Round and Round

Television producer Joss Whedon recently suggested that people keep waiting for the proverbial dust to settle in their turbulent lives, only to realize that the settling dust is actually their life going on. Dawn Stoppiello and Mark Coniglio, the masterminds behind Troika Ranch's Loop Diver, certainly seem to echo Whedon's sentiment in their fascinating new production at the 3LD Art and Technology Center. In this modern dance presentation, the choreography is enhanced by strong multimedia elements, and each ingredient amplifies the central theme—the creation, execution, and ultimately destruction of patterns, or "loops," in people's lives. Six dancers garbed in subdued black move through an open playing space, which is interrupted only by three large projection screens. As the performers whip feverishly through the space, it takes only a few cycles to realize that their movements follow a very strict pattern. Each location, posture, and pose is rigidly defined.

The choreography hints at narrative threads, such as two performers who might represent lovers. We're not supposed to know the particular emotions behind their movements specifically—each caress, advance, or rejection is executed as if the players were robots pantomiming the human experience. As the piece progresses, the lights change slightly, and the performers pick up their pace. Then something tremendous, yet simple, happens. Two of the usually nimble performers violently bump shoulders as they pass each other. Simultaneously, the music becomes distorted. From there, the "loop" deteriorates into anarchy.

At first listen, the music is unspectacularly digital—seemingly random beeps and blips occasionally corrupted by static. Likewise, there is a simplicity to the performers' movements that might suggest an uninspired choreographer. But both of these initial conclusions would be wrong. Astoundingly wrong.

While Stoppiello receives billing as the head choreographer, two unique architects also guide the players' movements. EyeWeb and Isadora, two revolutionary computer programs, use cameras at either end of the performance space to map the performers' movements. The programs (one created by Coniglio) interpret these movements to create the multimedia elements of the show. These programs govern practically all of the musical and video elements, and in turn, the performers react to each change in the elements by improvising slight variations on their main choreography. These improvisations ultimately inform new media elements in the program, which inform new improvisations, and so on and so on.

This staggeringly innovative convention appropriately expresses Loop Diver's theme of incorporating disorder into living patterns. Does it work? At the risk of sounding naïve, the "loop" repetition seems too redundant in some portions of the show. Seeing the same dance sequence 20-plus times is part of the experience, but it doesn't always feel new or necessary. Eventually, you yearn for the slight deviations to become more dramatic.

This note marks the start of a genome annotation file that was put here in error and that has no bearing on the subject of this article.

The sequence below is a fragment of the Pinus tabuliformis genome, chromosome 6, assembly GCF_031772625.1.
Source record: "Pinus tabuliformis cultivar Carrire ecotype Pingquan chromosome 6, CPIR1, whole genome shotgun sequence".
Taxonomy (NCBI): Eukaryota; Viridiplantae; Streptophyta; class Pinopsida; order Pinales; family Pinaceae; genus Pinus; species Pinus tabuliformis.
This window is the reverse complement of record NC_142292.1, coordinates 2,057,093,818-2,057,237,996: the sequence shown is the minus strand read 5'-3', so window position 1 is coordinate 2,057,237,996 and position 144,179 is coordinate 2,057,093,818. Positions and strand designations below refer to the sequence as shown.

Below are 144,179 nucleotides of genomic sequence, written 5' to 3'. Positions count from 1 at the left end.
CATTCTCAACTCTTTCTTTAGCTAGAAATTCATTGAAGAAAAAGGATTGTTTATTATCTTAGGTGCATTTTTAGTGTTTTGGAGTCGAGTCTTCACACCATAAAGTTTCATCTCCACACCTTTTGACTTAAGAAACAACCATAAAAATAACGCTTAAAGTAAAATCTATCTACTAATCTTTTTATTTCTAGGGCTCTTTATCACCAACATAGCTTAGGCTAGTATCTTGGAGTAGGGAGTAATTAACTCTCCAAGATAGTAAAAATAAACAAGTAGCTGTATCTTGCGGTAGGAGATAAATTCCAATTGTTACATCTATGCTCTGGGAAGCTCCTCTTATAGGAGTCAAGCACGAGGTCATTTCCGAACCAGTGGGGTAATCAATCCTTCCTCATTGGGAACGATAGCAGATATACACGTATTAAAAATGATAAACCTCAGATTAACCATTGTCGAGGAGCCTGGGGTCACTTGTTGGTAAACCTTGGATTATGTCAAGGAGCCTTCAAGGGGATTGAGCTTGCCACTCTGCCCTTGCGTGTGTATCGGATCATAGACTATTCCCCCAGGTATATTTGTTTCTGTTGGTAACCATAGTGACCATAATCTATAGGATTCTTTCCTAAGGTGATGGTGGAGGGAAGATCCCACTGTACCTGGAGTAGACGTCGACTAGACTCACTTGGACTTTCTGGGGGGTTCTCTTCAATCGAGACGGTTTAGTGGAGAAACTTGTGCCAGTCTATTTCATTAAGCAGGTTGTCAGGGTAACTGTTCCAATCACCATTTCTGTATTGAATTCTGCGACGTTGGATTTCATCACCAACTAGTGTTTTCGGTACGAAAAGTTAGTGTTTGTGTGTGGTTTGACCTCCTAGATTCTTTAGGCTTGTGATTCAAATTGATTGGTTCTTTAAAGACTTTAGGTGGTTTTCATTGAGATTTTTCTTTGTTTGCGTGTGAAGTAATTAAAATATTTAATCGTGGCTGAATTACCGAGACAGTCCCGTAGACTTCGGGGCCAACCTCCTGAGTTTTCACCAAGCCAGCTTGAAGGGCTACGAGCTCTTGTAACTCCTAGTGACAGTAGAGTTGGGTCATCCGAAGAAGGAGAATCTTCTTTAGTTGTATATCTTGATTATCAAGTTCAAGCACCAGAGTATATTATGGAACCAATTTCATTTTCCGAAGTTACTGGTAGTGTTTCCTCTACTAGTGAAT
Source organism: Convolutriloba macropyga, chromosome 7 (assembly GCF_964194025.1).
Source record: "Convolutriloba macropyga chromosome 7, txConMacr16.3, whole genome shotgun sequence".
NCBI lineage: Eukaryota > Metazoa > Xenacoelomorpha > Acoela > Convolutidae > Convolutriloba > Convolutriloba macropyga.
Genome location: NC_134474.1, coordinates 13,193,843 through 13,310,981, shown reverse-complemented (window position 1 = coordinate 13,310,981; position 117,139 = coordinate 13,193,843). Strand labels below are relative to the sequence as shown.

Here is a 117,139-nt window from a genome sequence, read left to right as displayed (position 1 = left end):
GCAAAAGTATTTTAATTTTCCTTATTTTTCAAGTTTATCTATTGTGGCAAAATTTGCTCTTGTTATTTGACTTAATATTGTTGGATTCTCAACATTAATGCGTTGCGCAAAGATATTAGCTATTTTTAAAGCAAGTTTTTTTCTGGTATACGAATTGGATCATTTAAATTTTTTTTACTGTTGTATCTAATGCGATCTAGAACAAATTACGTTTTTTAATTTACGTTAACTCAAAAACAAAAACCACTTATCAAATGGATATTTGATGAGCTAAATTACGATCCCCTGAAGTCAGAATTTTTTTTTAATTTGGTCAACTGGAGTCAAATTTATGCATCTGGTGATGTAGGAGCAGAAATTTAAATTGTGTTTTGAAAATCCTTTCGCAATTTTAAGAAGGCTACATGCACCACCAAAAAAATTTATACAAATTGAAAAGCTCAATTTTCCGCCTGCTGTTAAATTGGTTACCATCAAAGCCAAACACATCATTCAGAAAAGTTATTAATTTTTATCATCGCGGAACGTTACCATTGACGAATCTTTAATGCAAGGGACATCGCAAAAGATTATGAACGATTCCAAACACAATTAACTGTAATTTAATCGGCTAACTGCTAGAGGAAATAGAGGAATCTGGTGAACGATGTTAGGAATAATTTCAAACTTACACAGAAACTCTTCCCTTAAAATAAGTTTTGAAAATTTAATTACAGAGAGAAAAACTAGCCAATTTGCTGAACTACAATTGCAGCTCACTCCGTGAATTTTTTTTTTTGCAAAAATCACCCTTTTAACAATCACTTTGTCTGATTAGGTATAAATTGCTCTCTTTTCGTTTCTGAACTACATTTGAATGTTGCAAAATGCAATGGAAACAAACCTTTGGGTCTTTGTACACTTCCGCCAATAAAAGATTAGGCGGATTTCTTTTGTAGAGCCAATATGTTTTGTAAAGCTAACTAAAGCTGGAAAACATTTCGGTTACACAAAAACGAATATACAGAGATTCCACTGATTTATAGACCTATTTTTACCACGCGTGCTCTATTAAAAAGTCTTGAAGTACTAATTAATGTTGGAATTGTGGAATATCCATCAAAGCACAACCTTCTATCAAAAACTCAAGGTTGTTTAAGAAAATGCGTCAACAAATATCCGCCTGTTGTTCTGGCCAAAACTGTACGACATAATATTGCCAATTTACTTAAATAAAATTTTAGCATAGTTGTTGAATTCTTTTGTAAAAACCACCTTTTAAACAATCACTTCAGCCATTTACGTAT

About halfway through, the performers speak garbled sentence fragments into microphones. Curt phrases like "Impossible to discard" and "Change, don't change" read like verse poetry and also intensify the central concept. Still later in the piece, small groups of performers take center stage for short vignettes. Unfortunately, some of these solo dances went on too long to retain interest.

Assigning credit for the choreography is difficult. Stoppiello certainly deserves most of the kudos, but the performers are also credited with the creation of the movements. The staccato, robotic movements effectively convey the automaton-like mind-set in which people carry out routines. This provided some comedy later in the piece, when performers would find another person in their spot and would bump them and back up repeatedly, like a toy robot bumping a wall. Another excellent bit involved the performers desperately trying to discard their clothing but ultimately finding themselves unable to.

The piece requires that none of the performers stand out, and none do. Each is fully devoted to the style of the piece, and hearing them huffing and puffing as the movements get more intense only draws the audience in further. In addition, they all affected mindless expressions very well. Robert Clark, Jen (JJ) Kovacevich, Johanna Levy, Daniel Suominen, Lucia Tong, and Benjamin Wegman deserve praise for their commitment and ardor.

Coniglio's video projections are quickly edited and efficiently disorienting. In some nice moments, the performers move around the screens while videos are playing and cast striking shadows. The lighting design, by David Tirosh and Jennifer Sherburn, was minimal but proficient.

What Loop Diver lacks in grace it makes up for with originality and scope. Normally, modern dance, like abstract painting, elicits only an immediate emotional response. Troika Ranch's production certainly evokes that initial reaction, but it also manages to provoke interesting thoughts about the nature of our routines and habits. Perhaps the most profound idea: if the patterns in our lives are forged by our reactions to previous patterns being ruptured, who's to say—when the dust finally settles—that any true patterns exist at all?

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